9.6.4. Slew Rate


9.6.5. Relationship Between ft and SR


9.7. Data Converters--an Introduction


9.7.1. Digital Processing of Signals


9.7.2. Sampling of Analog Signals


9.7.3. Signal Quantization


9.7.4. The A/D and D/A Converters as Functional Blocks


9.8. D/A Converter Circuits


9.8.1. Basic Circuit Using Binary-Weighted Resistors


9.8.2. R-2R Ladders


9.8.3. A Practical Circuit Implementation


9.8.4. Current Switches


9.9. A/D Converter Circuits


9.9.1. The Feedback-Type Converter


9.9.2. The Dual-Slope A/D Converter


9.9.3. The Parallel or Flash Converter


9.9.4 The Charge-Redistribution Converter.


9.10. SPICE Simulation Example


10. Digital CMOS Logic Circuits


10.1. Digital Circuit Design: An Overview


10.1.1. Digital IC Technologies and Logic-Circuit Families


10.1.2. Logic-Circuit Characterization


10.1.3. Styles for Digital System Design


10.1.4. Design Abstraction and Computer Aids


10.2. Design and Performance Analysis of the CMOS Inverter


10.2.1. Circuit Structure


10.2.2. Static Operation


10.2.3. Dynamic Operation


10.2.4. Dynamic Power Dissipation


10.3. CMOS Logic-Gate Circuits


10.3.1. Basic Structure


10.3.2. The Two-Input NOR Gate


10.3.3. The Two-Input NAND Gate


10.3.4. A Complex Gate


10.3.5. Obtaining the PUN from the PDN and Vice Versa


10.3.6. The Exclusive-OR Function


10.3.7. Summary of the Synthesis Method


10.3.8. Transistor Sizing


10.3.9. Effects of Fan-In and Fan-Out on Propagation Delay


10.4. Pseudo-NMOS Logic Circuits


10.4.1. The Pseudo-NMOS Inverter


10.4.2. Static Characteristics


10.4.3. Derivation of the VTC


10.4.4. Dynamic Operation


10.4.5. Design


10.4.6. Gate Circuits


10.4.7. Concluding Remarks


10.5. Pass-Transistor Logic Circuits


10.5.1. An Essential Design Requirement


10.5.2. Operation with NMOS Transistors as Switches


10.5.3. The Use of CMOS Transmission Gates as Switches


10.5.4. Pass-Transistor Logic Circuit Examples


10.5.5. A Final Remark


10.6. Dynamic Logic Circuits


10.6.1. Basic Principle


10.6.2. Nonideal Effects


10.6.3. Domino CMOS Logic


10.6.4. Concluding Remarks


10.7. Spice Simulation Example


PART III: SELECTED TOPICS


11. Memory and Advanced Digital Circuits


11.1. Latches and Flip-flops


11.1.1. The Latch


11.1.2. The SR Flip-Flop


11.1.3. CMOS Implementation of SR Flip-Flops


11.1.4. A Simpler CMOS Implementation of the Clocked SA Flip-Flop


11.1.5. D Flip-Flop Circuits


11.2. Multivibrator Circuits


11.2.1. A CMOS Monostable Circuit


11.2.2. An Astable Circuit


11.2.3. The Ring Oscillator


11.3. Semiconductor Memories: Types and Architectures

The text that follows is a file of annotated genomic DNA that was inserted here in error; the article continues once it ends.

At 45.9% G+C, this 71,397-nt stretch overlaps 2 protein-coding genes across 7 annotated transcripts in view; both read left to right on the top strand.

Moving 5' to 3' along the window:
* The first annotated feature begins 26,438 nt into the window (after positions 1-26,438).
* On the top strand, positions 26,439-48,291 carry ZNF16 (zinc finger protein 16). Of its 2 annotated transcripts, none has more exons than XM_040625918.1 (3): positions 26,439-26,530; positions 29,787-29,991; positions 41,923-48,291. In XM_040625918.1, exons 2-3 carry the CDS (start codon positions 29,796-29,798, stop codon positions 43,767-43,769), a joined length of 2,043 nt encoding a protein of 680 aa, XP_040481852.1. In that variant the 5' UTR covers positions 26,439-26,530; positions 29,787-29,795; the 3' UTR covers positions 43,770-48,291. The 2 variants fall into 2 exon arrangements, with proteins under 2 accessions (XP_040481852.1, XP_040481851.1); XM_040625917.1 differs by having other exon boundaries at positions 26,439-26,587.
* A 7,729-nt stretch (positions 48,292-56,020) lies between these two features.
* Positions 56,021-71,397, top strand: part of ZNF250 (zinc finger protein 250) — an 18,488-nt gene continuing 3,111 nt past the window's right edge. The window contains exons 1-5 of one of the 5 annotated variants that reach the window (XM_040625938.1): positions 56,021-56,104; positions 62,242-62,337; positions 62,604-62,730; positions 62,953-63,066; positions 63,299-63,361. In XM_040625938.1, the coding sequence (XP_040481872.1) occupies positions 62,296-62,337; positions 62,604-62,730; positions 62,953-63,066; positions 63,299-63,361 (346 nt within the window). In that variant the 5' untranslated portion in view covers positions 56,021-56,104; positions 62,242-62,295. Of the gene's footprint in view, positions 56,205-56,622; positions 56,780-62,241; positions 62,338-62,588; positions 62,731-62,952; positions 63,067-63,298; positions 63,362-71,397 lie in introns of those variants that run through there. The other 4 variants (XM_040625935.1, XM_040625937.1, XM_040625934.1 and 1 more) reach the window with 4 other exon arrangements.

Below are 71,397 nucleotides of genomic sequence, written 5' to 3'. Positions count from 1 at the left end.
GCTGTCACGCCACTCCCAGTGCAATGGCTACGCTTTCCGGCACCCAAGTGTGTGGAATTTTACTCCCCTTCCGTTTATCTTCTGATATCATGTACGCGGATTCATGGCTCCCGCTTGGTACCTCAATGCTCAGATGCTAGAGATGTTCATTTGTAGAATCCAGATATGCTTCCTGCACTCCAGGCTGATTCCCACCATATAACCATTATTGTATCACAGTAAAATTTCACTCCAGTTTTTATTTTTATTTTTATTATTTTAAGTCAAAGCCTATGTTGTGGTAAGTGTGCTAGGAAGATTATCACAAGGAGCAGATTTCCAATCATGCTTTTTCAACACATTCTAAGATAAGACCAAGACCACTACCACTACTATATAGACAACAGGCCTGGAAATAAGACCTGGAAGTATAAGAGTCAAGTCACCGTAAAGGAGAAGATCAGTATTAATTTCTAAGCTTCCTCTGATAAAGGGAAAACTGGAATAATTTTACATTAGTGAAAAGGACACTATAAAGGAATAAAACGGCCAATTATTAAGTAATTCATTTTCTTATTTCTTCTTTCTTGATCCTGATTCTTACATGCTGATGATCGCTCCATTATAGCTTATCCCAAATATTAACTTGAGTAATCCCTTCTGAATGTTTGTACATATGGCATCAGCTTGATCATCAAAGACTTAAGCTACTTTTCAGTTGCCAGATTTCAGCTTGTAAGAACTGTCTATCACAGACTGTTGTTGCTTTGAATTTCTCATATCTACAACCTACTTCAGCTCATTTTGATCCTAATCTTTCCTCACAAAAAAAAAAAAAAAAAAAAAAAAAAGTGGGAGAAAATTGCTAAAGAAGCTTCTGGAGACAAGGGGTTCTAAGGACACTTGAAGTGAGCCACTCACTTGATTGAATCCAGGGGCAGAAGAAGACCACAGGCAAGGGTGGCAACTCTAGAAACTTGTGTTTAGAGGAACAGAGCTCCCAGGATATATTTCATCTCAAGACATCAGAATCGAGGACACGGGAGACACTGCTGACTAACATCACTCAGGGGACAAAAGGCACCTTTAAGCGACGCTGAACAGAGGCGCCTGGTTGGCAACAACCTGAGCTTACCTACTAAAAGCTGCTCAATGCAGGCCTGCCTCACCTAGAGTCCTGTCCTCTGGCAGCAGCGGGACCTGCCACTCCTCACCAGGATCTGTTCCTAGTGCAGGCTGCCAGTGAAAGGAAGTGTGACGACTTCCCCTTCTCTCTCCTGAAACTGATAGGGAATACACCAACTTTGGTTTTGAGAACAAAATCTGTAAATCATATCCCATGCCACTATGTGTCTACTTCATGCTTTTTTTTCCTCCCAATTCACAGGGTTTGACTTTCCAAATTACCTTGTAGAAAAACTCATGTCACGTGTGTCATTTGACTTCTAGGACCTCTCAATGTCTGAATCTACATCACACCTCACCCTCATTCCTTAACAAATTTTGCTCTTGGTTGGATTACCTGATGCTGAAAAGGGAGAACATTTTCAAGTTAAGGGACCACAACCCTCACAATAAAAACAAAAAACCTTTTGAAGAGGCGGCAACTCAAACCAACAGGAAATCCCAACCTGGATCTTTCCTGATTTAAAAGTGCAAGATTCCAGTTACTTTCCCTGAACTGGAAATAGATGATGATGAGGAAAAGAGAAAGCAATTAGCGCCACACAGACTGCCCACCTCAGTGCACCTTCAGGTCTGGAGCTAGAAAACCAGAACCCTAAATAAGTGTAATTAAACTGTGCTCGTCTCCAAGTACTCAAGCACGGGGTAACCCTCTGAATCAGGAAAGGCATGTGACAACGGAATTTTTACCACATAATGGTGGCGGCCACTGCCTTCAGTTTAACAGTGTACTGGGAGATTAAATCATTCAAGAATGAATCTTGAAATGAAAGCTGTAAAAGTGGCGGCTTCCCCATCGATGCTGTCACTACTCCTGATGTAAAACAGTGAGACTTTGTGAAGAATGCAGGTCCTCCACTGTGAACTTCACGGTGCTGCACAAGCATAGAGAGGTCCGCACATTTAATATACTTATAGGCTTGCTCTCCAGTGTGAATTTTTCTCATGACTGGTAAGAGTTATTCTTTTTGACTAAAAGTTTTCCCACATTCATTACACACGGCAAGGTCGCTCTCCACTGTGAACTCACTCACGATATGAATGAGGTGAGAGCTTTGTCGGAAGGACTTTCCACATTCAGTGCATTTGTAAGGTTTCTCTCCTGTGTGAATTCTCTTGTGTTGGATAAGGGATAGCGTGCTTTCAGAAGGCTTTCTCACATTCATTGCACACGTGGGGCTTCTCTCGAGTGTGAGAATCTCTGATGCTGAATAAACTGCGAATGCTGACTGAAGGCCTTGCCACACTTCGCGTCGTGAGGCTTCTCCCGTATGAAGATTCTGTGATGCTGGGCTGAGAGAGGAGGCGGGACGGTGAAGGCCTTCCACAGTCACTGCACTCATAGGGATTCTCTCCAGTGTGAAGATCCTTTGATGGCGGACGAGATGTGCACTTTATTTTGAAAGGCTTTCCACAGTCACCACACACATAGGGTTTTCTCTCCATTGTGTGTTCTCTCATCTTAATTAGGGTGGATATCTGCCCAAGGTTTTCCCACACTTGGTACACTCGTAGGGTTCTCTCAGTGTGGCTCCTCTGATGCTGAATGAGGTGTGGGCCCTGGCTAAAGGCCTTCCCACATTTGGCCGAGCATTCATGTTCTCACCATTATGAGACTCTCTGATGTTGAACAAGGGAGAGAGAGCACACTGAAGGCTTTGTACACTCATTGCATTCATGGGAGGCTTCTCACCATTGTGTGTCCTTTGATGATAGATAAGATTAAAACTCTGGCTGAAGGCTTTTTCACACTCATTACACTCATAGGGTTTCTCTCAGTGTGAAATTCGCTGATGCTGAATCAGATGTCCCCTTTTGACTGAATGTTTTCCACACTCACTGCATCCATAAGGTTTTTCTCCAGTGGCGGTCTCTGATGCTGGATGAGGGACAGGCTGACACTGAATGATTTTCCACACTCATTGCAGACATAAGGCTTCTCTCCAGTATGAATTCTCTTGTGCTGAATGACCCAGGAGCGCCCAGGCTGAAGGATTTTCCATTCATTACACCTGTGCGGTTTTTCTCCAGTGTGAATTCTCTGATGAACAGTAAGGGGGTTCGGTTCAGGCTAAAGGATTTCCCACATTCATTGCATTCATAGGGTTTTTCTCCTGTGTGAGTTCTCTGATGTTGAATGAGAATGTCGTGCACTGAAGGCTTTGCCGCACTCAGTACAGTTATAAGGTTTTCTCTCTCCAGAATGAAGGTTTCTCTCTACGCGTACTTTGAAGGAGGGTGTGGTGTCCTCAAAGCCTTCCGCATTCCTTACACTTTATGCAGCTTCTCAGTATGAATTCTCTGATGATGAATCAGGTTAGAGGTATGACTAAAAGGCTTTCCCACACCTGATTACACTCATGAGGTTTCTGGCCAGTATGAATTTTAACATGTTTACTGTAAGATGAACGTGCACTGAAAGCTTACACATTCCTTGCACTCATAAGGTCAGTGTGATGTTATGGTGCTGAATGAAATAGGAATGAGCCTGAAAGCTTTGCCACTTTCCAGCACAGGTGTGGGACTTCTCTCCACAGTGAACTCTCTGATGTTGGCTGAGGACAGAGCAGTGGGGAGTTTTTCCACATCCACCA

11.3.1. Memory-Chip Organization


11.3.2. Memory-Chip Timing


11.4. Random-Access Memory (RAM) Cells


11.4.1. Static Memory Cell


11.4.2. Dynamic Memory Cell


11.5. Sense Amplifiers and Address Decoders


11.5.1. The Sense Amplifier


11.5.2. The Row-Address Decoder


11.5.3. The Column-Address Decoder


11.6. Read-Only Memory (ROM)


11.6.1. A MOS ROM


11.6.2. Mask-Programmable ROMs


11.6.3. Programmable ROMs (PROMs and EPROMs)


11.7. Emitter-Coupled Logic (ECL)


11.7.1. The Basic Principle


11.7.2. ECL Families


11.7.3. The Basic Gate Circuit


11.7.4. Voltage Transfer Characteristics


11.7.5. Fan-Out


11.7.6. Speed of Operation and Signal Transmission


11.7.7. Power Dissipation


11.7.8. Thermal Effects


11.7.9. The Wired-OR Capability


11.7.10. Some Final Remarks


11.8. BiCMOS Digital Circuits


11.8.1. The BiCMOS Inverter


11.8.2. Dynamic Operation


11.8.3. BiCMOS Logic Gates


11.9. SPICE Simulation Example


12. Filters and Tuned Amplifiers


12.1. Filter Transmission, Types, and Specification


12.1.1. Filter Transmission


12.1.2. Filter Types


12.1.3. Filter Specification


12.2. The Filter Transfer Function


12.3. Butterworth and Chebyshev Filters


12.3.1. The Butterworth Filter


12.3.2. The Chebyshev Filter


12.4. First-Order and Second-Order Filter Functions


12.4.1. First-Order Filters


12.4.2. Second-Order Filter Functions


12.5. The Second-Order LCR Resonator


12.5.1. The Resonator Natural Modes


12.5.2. Realization of Transmission Zeros


12.5.3. Realization of the Low-Pass Function


12.5.4. Realization of the High-Pass Function


12.5.5. Realization of the Bandpass Function


12.5.6. Realization of the Notch Functions


12.5.7. Realization of the All-Pass Function


12.6. Second-Order Active Filters Based on Inductor Replacement


12.6.1. The Antoniou Inductance-Simulation Circuit


12.6.2. The Op Amp-RC Resonator


12.6.3. Realization of the Various Filter Types


12.6.4. The All-Pass Circuit


12.7. Second-Order Active Filters Based on the Two-Integrator-Loop Topology


12.7.1. Derivation of the Two-Integrator-Loop Biquad


12.7.2. Circuit Implementation


12.7.3. An Alternative Two-Integrator-Loop Biquad Circuit


12.7.4. Final Remarks


12.8. Single-Amplifier Biquadratic Active Filters


12.8.1. Synthesis of the Feedback Loop


12.8.2. Injecting the Input Signal


12.8.3. Generation of Equivalent Feedback Loops


12.9. Sensitivity


12.10. Switched-Capacitor Filters


12.10.1. The Basic Principle


12.10.2. Practical Circuits


12.10.3. A Final Remark


12.11. Tuned Amplifiers


12.11.1. The Basic Principle


12.11.2. Inductor Losses


12.11.3. Use of Transformers


12.11.4. Amplifiers with Multiple Tuned Circuits


12.11.5. The Cascode and the CC-CB Cascade